Techno Bits & Bytes

  • FCC Chairman Ajit Pai’s Proposal: Lower the Standard for Broadband So We Can Say Everyone Has Access.

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  • The Federal Trade Commission can challenge harmful non-neutral practices on a case-by-case basis under its antitrust authority and under its consumer protection authority.

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  • On March 7, a dozen US senators wrote to Federal Communications Commission Chairman Ajit Pai with “serious reservations” about his decision to “set aside, rescind, and retract” the FCC’s E-rate Modernization Progress Report. On March 22 Chairman Pai replied.

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  • Federal Communications Commission Chairman Pai Ajit wants people to believe that he’s a champion for more open and affordable broadband. The actions he’s taken since becoming chairman last month show he’s anything but.

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  • “For the reasons set forth is this opinion, we deny the petitions for review.” Those were the sweetest words I’ve heard in a long while, as the US Court of Appeals for the District of Columbia Circuit turned down the ridiculous efforts of the big telecom companies to derail the Federal Communications Commission’s Open Internet — or “net neutrality” — rules.

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  • Just this week, an early-August speech by Jennifer Granick, the Director of Civil Liberties at the Stanford Center for Internet and Society, came across my desk, the kind of thought-provoking piece that makes you ignore everthing else you need to get to in your In Box. The speech was delivered at Black Hat 2015, a network security meeting in Las Vegas. Granick’s dire warning: the dream of Internet freedom -- a free, open, reliable, interoperable Internet, a place where anyone can say anything, and anyone who wants to hear it can listen and respond, a place where everyone could be a publisher and a creator, a global medium that had everything on the shelves – that dream is dying. Gulp. And although there’s plenty of blame to go around for this loss, Granick puts the bulk of it on you, me, herself… all of us who use the Internet. Double gulp.

  • The FBI is investigating at least 11 physical attacks on high-capacity Internet cables in California's San Francisco Bay Area dating back to 2014, including one early on June 30.

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  • A broad group of 61 interest groups has sent a letter to Federal Communications Commission Chairman Tom Wheeler advocating for the FCC to adopt a Lifeline low-income program for broadband in 2015.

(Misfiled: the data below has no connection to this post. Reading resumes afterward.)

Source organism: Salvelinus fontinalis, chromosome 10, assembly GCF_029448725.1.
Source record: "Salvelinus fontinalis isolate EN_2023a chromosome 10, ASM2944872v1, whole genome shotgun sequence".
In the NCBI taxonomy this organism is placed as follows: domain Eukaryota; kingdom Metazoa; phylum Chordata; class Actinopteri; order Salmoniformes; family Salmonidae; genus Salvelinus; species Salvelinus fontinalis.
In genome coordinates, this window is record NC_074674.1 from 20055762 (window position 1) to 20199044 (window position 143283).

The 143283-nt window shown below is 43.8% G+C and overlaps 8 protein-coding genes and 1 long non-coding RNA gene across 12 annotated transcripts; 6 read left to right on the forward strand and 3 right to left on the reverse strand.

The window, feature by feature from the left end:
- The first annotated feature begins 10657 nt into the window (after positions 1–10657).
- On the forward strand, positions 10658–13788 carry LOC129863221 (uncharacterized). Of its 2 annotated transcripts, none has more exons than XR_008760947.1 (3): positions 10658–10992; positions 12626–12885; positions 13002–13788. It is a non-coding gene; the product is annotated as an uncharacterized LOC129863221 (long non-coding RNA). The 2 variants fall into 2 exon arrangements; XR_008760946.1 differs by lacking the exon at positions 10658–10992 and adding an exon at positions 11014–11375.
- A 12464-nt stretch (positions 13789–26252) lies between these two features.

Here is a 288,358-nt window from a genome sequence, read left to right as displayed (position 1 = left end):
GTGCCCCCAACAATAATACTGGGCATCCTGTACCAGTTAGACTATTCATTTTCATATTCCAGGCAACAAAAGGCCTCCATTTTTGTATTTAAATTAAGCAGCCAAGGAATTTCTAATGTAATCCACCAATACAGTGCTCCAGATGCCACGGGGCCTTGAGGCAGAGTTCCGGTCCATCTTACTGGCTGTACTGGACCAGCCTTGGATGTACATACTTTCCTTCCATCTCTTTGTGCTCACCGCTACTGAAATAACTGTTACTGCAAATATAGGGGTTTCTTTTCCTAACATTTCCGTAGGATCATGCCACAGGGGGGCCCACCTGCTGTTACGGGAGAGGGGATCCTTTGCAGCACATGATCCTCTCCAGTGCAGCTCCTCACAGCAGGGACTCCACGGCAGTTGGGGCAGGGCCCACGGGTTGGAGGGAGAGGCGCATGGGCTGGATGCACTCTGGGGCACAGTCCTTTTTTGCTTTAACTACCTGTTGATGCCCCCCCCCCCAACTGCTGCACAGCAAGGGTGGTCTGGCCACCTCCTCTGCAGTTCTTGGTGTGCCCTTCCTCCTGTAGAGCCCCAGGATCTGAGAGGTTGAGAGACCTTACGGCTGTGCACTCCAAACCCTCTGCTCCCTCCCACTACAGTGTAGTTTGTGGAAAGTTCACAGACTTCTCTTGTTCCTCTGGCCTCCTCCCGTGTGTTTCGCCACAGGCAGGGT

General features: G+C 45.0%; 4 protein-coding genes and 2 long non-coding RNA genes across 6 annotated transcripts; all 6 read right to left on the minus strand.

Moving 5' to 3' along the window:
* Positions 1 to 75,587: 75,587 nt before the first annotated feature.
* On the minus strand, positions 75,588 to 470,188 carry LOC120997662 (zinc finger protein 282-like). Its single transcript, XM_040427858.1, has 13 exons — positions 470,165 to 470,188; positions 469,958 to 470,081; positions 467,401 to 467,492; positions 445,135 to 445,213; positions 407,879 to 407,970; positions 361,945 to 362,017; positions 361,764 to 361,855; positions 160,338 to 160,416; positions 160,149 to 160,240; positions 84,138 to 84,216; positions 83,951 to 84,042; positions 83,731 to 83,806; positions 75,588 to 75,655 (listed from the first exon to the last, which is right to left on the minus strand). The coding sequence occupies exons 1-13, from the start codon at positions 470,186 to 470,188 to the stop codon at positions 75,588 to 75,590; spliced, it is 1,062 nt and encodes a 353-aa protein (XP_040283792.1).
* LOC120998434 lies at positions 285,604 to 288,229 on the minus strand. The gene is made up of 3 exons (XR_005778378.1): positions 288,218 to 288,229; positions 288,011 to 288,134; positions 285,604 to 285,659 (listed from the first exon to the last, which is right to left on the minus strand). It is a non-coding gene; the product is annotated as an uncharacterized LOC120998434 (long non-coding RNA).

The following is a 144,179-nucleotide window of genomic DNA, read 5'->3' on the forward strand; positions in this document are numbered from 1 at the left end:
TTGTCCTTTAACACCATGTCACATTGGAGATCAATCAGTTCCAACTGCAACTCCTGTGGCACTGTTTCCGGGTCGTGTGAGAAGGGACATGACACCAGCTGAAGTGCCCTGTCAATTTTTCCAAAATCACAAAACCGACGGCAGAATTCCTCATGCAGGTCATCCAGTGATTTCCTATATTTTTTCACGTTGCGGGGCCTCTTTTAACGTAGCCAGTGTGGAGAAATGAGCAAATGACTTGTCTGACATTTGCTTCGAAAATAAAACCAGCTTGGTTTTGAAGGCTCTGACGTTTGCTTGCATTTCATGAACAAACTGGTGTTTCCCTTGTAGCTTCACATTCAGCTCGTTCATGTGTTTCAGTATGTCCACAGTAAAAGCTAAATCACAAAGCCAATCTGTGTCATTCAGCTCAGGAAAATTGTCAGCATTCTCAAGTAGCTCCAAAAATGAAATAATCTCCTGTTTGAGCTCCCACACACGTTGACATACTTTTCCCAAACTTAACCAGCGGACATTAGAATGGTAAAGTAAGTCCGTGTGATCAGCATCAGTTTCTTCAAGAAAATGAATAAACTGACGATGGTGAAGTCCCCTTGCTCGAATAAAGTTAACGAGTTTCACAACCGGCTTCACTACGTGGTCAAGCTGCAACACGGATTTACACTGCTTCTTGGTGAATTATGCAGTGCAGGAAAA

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  • A combination of T-Mobile and Dish Network would merge two companies rooted in different industries. For consumers, it would merge some of the fastest-growing bills in their budgets.

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  • On October 16, the US Commerce Department’s National Telecommunications and Information Administration (NTIA) released a report, Exploring the Digital Nation: Embracing the Mobile Internet, which finds that over the last five years, the total number of Americans 16 and older that accessed the Internet on any device grew by 18 percent from 151 million in 2007 to 187 million in 2012 after adjusting for population growth. Broadband adoption at home increased to 72 percent of households in 2012 from 69 percent in 2011. Despite the progress in home broadband adoption, the report also identifies persistent gaps in home Internet use. In 2012, a significant portion -- 28 percent -- of American households did not use broadband at home. A lack of interest or need (48 percent) and affordability (29 percent) are the top two reasons for non-adoption. The NTIA stresses that Americans are rapidly embracing mobile Internet devices such as smart phones and tablet computers for a wide range of activities beyond just voice communications (such as checking e-mail and using social networks) and concludes that mobile phones appear to be helping to narrow the digital divide among traditionally disadvantaged groups. In this summary of the NTIA report, we focus on the reasons for non-adoption cited in the survey. As the report's authors write, “The ... discussion of the main reasons why some households declined to access the Internet at home, in order of their prevalence among 2012 [Current Population Survey] respondents, may assist policymakers as they pursue universal broadband adoption and affordable connectivity in every community in the nation.”

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  • The Federal Communications Commission, without statutory authority, is proposing to expand its taxation and regulation of the Internet.